It was a 5 hour drive from Nashville and we scooted into Jackson and the marathon expo with about 5 minutes to spare (although, they did have extended packet pick-up hours that lasted till 9pm. GREATLY APPRECIATED).
I think that was a sign of things to come.
Saturday morning we woke up and it was raining. Hard. We drove into town and ended up getting to park RIGHT AT THE START LINE. I mean, seriously, it took us less than 20 seconds to walk to the start line. So, we were able to chill in the car until right at start time. That is a huge bonus particularly when it's raining outside.
By the time the starting gun went off, the rain has slacked off a lot and by a mile in, it wasn't raining anymore.
The race started and wound it's way out of downtown and through some seedier parts of town. After about a mile or so of this, I started thinking... GOOD FOR YOU, JACKSON!!!! I have been guilty in the past of making comments like.... "why can't they avoid the bad parts of town, etc?" And I decided in those first few miles that I need to stop being so obtuse about life and communities. We need to stop further marginalizing "bad parts of town" by just avoiding them and pretending they don't exist. Not only is that just making the problem worse... it's pulling the wool over our eyes. The poor/commercial/industrial/boarded up parts of town are just as much of a city as the beautiful/wealthy/tree lined boulevards.
I loved the fact that this marathon was embracing that and showcasing that their city has communities and areas that have fallen on hard times.
And then after mile 7, we spent the next 19 miles running through some of the most affluent neighborhoods I've ever seen. So.... okay. I got a little too excited, too quick.
I would describe the race course as rolling. There weren't really too many long, steep climbs, but there were lots of gently rolling hills. I loved the elevation profile of the course.
The marathon and the half total were capped at 5,000 participates, so that kept the course spread out well enough, but there were also plenty of people always around, which I definitely appreciated.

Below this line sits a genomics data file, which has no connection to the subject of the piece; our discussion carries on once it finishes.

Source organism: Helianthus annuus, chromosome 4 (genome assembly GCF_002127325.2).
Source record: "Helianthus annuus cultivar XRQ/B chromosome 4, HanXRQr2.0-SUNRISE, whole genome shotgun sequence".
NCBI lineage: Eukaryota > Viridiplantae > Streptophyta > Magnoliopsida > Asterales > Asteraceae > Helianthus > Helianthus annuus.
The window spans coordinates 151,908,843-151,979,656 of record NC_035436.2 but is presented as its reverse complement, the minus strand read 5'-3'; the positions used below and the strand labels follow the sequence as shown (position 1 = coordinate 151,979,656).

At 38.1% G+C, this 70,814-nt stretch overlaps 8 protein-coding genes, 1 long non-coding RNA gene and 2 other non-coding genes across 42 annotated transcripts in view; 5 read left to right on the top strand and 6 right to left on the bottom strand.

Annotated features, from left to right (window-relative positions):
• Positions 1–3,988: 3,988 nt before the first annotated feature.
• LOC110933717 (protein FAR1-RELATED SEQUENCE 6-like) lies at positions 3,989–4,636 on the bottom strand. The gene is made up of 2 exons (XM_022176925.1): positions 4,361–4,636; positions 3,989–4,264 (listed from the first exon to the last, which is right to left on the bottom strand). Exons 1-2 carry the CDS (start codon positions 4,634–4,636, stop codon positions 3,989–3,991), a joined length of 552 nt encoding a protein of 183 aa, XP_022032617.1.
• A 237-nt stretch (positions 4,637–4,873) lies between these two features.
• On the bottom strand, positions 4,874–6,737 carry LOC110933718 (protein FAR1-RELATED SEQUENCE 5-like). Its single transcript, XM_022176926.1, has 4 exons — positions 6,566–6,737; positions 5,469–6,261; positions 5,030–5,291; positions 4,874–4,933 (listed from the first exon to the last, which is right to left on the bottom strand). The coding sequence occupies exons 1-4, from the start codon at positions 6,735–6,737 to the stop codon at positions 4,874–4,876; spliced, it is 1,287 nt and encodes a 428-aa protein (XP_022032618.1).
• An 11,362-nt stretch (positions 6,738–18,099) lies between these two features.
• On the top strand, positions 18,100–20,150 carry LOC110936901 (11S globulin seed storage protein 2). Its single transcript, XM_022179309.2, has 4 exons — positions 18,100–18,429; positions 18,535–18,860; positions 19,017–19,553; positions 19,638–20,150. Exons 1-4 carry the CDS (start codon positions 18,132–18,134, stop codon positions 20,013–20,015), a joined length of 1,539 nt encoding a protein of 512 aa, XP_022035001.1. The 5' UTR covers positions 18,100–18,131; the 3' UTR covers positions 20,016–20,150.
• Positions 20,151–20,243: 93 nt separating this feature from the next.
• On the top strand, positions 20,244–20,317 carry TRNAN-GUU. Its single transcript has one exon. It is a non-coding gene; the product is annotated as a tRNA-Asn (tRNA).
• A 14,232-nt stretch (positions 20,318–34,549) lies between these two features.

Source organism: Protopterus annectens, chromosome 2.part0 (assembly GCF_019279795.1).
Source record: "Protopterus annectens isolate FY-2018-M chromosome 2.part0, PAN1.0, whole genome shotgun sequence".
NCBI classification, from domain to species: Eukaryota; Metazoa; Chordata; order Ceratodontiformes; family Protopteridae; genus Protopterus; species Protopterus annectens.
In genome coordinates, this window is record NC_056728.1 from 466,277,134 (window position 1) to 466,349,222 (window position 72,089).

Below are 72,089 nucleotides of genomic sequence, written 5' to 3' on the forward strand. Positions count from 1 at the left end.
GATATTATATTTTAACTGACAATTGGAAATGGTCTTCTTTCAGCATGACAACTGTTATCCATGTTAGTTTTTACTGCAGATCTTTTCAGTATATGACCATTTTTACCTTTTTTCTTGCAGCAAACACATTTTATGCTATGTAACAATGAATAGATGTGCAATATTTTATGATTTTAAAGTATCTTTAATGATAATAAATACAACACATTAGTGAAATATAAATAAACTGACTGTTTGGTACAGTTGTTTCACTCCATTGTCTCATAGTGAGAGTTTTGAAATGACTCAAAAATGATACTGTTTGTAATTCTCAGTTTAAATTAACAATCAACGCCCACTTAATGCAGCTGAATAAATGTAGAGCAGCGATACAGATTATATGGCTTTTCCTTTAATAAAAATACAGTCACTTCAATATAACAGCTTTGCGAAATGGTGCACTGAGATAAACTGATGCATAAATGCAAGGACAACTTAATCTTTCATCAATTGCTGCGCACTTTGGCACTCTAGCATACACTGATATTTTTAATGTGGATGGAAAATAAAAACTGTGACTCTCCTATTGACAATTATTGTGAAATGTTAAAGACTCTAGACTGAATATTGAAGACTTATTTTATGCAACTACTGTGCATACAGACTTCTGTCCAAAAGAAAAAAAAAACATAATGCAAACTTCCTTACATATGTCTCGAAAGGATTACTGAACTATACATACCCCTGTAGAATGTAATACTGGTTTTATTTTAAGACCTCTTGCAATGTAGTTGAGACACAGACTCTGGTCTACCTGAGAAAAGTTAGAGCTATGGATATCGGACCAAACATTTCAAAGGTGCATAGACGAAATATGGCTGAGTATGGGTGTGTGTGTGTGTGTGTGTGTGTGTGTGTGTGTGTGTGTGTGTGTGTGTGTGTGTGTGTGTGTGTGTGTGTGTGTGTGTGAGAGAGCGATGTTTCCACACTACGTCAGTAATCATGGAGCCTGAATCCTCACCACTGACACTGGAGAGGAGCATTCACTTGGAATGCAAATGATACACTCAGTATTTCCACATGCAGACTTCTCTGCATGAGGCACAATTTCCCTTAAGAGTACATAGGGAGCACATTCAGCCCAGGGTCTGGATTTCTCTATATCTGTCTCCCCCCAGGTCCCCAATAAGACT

I thoroughly enjoyed the race, the course, and most of all, the volunteers. The volunteers were spectacularly gracious and there was at least one smiling volunteer at every single road that intersected with the course. Even random neighborhood roads where it was VERY clear that the course didn't turn there, there was a volunteer. And when you thanked the volunteer, most of them said... "Thank YOU for running!" Like, seriously??? How amazing is that? It's like they were getting paid or something.
Even when it the rain started pouring (around mile 18 for me), the volunteers were still cheerful and gracious. JACKSON, YOU ROCK!
I ran straight through till mile 16, thinking... well, I'll at least get a good 16 mile training run out of it. From mile 17 onward, I played a game with myself that helped me mentally and physically finish the race with a smile on my face. The entire course was lined with orange cones. I made a couple of rules for myself:
1. If I was going to walk, I would only allow myself to walk the length of one cone to the next.
2. As soon as I got to the next cone, I had to start running again.
3. Before I could walk again, I had to run at least the distance of 2 cones. (Most of the time, I found myself running much more than that, but that was the bare minimum).
This ensured that I was still running double the amount that I was walking. It gave my mind something to focus on and I found myself even contemplating which cones to walk between (trying to run to the two that had the most distance between them).
It was really coming down for miles 18-25 for me.
I finished the race in just over 5 hours and was thrilled with the whole experience. I highly recommend this race and could easily be convinced to go back there and run it again.
Swag: A long sleeve half zip top, a BB King CD, and a harmonica. Haha.
Mississippi: Another state crossed off the list!